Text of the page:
Finally, I had it made. I had spent countless hours in lectures. I worked nights to submit my exam papers to the university in time. Finally I held my diploma as a graphic designer in my hands. From that point on I was available to the job market with all my expertise. I never wanted to work in an agency. Instead, I concentrated all my energy to build up a successful freelance job. University had prepared me well for the professional challenges of my upcoming professional life. However, useful knowledge for building a successful freelance job was not available. Because corresponding subjects were missing, I had to acquire the knowledge about the freelance job myself. That was quite hard in the beginning.
Survival in the shark tank
Now I was standing there. A report card with top marks, but no assignments. I knew nothing about finance, sales, business models or areas of self-employment. Because there is a lot of competition in the creative professions in particular, it is particularly difficult to gain a foothold in this industry as a newcomer. One reason is the relatively low hurdles for being able to offer your services on the market as a creative professional. A logo design requires neither expensive machines nor the approval of a professional chamber. I learned relatively early on that good market positioning, a strong unique selling point and a distinctive profile are of central importance for one’s own success.
Errors in the search for a promising market position
It took me some time as a young founder to recognize the power of positioning and unique selling points. In the initial phase of my freelance work, I always looked out for the others. What services do they offer? How are the services offered? I looked at marketing ideas that I liked and offered services that others also had. Looking back, this was a big mistake. I lost focus and had far too wide a range of services. In the course of time, services accumulated that were not really compatible with my own strengths. It was high time to revise my range of services, my strengths and my profile.
Market positioning takes time
An important realization was that I could not find my own positioning in a week. This does not just happen when writing a business plan. It is a long process that has to be constantly analyzed and optimized. It’s worth investing a lot of time in finding your own positioning and always fine-tuning your unique selling points.
Possible unique selling points
In the following I would like to present you a small list of possible unique selling propositions as a source of inspiration, which I created some time ago:
- Age and experience: As a career starter, do you offer new and bold ideas, or do you look back on many years of professional experience with many professional references?
- The offer: Do you offer your target group an interesting combination of different services that only few of your competitors can offer?
- Training: Do you have a degree from an accredited university, or have you completed an internship/training with a renowned mentor?
- Network: Do you have relationships in your circle of friends or acquaintances that can give you a clear competitive advantage?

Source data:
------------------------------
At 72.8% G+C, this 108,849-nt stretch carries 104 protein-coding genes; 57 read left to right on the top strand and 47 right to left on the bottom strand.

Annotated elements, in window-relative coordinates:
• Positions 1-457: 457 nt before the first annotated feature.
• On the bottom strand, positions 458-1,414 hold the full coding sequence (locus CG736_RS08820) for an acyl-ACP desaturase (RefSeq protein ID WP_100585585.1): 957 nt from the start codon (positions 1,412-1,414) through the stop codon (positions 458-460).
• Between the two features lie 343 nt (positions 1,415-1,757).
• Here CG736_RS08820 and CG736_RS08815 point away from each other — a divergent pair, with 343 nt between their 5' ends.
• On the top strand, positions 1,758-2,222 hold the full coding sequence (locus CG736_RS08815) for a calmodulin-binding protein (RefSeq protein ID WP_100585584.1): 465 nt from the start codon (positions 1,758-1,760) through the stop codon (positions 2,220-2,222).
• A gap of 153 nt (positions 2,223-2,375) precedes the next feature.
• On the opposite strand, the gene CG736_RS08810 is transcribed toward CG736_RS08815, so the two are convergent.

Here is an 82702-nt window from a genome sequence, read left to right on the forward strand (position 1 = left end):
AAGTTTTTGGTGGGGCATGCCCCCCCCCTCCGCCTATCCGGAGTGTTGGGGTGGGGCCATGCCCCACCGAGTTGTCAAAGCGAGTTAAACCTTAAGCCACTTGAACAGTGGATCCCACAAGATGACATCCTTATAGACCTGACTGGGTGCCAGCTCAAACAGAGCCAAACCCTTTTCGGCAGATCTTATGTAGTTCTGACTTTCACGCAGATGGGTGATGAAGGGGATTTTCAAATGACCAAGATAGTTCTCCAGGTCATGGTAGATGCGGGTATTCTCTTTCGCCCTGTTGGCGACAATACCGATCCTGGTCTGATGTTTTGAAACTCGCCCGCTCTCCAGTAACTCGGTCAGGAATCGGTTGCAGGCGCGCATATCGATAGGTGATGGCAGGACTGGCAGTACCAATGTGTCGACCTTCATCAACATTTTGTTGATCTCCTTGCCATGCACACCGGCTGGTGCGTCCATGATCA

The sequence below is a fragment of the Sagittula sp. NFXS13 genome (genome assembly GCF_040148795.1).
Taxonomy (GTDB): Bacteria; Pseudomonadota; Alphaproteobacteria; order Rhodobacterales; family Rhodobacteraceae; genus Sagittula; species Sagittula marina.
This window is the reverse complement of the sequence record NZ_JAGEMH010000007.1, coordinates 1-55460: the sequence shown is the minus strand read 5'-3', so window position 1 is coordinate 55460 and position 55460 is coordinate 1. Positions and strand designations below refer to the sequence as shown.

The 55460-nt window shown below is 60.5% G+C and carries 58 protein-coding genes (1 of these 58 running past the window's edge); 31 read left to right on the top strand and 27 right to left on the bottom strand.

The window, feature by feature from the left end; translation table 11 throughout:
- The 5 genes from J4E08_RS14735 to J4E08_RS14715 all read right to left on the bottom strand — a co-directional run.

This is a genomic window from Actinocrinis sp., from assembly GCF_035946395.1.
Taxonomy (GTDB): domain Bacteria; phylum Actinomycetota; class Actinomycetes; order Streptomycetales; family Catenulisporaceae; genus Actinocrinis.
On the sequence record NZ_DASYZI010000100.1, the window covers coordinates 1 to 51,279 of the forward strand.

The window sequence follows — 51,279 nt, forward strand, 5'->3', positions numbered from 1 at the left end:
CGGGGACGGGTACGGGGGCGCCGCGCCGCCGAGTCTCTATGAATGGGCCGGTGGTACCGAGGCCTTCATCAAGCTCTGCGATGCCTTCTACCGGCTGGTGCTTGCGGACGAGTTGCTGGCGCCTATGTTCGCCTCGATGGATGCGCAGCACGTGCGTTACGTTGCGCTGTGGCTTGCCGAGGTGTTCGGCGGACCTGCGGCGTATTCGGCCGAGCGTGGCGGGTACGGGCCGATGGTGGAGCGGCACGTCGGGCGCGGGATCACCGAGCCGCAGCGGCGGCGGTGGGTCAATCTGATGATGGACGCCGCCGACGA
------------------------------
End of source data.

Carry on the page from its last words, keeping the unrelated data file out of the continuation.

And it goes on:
- Vita: Do you have a story with which you are especially qualified for the task through haunting experiences? Example: You would like to supervise a project for an aid organisation and have already been a helper in the respective crisis area in your past.
- Price: Are you particularly exclusive and expensive, or can you undercut your competitors’ prices significantly and still be profitable due to lower costs or a sophisticated business model?
- Cooperation: Can you offer your customer a better service portfolio than your competitors through clever cooperation?
- Innovation: Are you offering something completely new that few (or no) competitors can offer apart from you?
- Business model / method: Do you offer your customers optimized methods, processes, business models with which they can save time and money?
- Addressing the target group
Are you known for your ability to understand and address a specific target group particularly well because you can identify with the target group yourself?
Such a list invites you to optimise on all fronts at the same time. Everyone wants to be innovative, have a sophisticated business model or a first-class resume. Personally I found it much more target-oriented to work out only a few unique selling propositions (but clearly). Too many unique selling points can make communication with the target group much more difficult. True to the motto: “If everything is equally valid, everything is indifferent”.
As a freshly qualified freelancer, I had a lot of problems at the beginning to find the right positioning for me. Even today I am still working on my positioning as a freelancer. It is probably a never ending process. In some of my projects I could already achieve a very good positioning on the market. For example with my Icon-Store, in which I, as the largest German provider, offer and sell thousands of icons. The unique selling proposition of being the “largest German vendor” is a significant boost to success. Maybe I will succeed in a similar positioning some day with this blog. In any case, I will keep my fingers crossed for you in your search for the right positioning. I hope this post helps you.